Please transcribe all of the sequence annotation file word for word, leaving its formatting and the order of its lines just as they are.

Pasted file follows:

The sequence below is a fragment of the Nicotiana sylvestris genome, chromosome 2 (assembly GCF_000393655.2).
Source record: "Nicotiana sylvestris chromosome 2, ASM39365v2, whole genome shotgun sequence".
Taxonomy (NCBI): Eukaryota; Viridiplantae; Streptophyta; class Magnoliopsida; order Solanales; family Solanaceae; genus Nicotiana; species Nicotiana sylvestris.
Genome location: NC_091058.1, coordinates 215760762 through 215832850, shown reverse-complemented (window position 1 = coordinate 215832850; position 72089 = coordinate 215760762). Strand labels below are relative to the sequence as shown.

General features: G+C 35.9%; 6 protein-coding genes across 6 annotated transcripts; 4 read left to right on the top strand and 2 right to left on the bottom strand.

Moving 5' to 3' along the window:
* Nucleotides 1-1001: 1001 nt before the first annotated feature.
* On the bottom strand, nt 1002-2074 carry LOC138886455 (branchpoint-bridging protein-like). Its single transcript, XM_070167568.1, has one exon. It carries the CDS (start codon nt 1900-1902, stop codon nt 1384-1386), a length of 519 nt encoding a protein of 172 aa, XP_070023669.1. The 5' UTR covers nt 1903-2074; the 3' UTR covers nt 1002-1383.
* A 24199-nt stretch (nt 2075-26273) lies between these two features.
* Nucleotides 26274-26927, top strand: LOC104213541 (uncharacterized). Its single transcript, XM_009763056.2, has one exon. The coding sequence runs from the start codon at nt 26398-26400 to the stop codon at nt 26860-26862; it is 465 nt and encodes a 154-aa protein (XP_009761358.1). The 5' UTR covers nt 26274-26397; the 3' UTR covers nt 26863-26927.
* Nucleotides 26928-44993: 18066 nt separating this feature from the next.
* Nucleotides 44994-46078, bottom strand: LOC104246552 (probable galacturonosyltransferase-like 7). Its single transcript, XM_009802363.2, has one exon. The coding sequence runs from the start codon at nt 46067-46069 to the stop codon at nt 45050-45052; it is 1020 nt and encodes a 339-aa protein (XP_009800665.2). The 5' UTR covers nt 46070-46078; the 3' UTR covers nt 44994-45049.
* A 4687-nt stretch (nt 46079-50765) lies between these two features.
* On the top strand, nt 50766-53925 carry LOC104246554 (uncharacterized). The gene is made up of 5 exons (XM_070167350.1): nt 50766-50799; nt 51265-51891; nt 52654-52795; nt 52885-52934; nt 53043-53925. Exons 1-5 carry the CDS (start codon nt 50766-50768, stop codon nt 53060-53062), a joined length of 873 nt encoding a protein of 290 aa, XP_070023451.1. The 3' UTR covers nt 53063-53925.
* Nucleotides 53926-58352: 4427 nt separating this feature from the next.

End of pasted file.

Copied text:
The sequence below is a fragment of the Nicotiana sylvestris genome, chromosome 2 (assembly GCF_000393655.2).
Source record: "Nicotiana sylvestris chromosome 2, ASM39365v2, whole genome shotgun sequence".
Taxonomy (NCBI): Eukaryota; Viridiplantae; Streptophyta; class Magnoliopsida; order Solanales; family Solanaceae; genus Nicotiana; species Nicotiana sylvestris.
Genome location: NC_091058.1, coordinates 215760762 through 215832850, shown reverse-complemented (window position 1 = coordinate 215832850; position 72089 = coordinate 215760762). Strand labels below are relative to the sequence as shown.

General features: G+C 35.9%; 6 protein-coding genes across 6 annotated transcripts; 4 read left to right on the top strand and 2 right to left on the bottom strand.

Moving 5' to 3' along the window:
* Nucleotides 1-1001: 1001 nt before the first annotated feature.
* On the bottom strand, nt 1002-2074 carry LOC138886455 (branchpoint-bridging protein-like). Its single transcript, XM_070167568.1, has one exon. It carries the CDS (start codon nt 1900-1902, stop codon nt 1384-1386), a length of 519 nt encoding a protein of 172 aa, XP_070023669.1. The 5' UTR covers nt 1903-2074; the 3' UTR covers nt 1002-1383.
* A 24199-nt stretch (nt 2075-26273) lies between these two features.
* Nucleotides 26274-26927, top strand: LOC104213541 (uncharacterized). Its single transcript, XM_009763056.2, has one exon. The coding sequence runs from the start codon at nt 26398-26400 to the stop codon at nt 26860-26862; it is 465 nt and encodes a 154-aa protein (XP_009761358.1). The 5' UTR covers nt 26274-26397; the 3' UTR covers nt 26863-26927.
* Nucleotides 26928-44993: 18066 nt separating this feature from the next.
* Nucleotides 44994-46078, bottom strand: LOC104246552 (probable galacturonosyltransferase-like 7). Its single transcript, XM_009802363.2, has one exon. The coding sequence runs from the start codon at nt 46067-46069 to the stop codon at nt 45050-45052; it is 1020 nt and encodes a 339-aa protein (XP_009800665.2). The 5' UTR covers nt 46070-46078; the 3' UTR covers nt 44994-45049.
* A 4687-nt stretch (nt 46079-50765) lies between these two features.
* On the top strand, nt 50766-53925 carry LOC104246554 (uncharacterized). The gene is made up of 5 exons (XM_070167350.1): nt 50766-50799; nt 51265-51891; nt 52654-52795; nt 52885-52934; nt 53043-53925. Exons 1-5 carry the CDS (start codon nt 50766-50768, stop codon nt 53060-53062), a joined length of 873 nt encoding a protein of 290 aa, XP_070023451.1. The 3' UTR covers nt 53063-53925.
* Nucleotides 53926-58352: 4427 nt separating this feature from the next.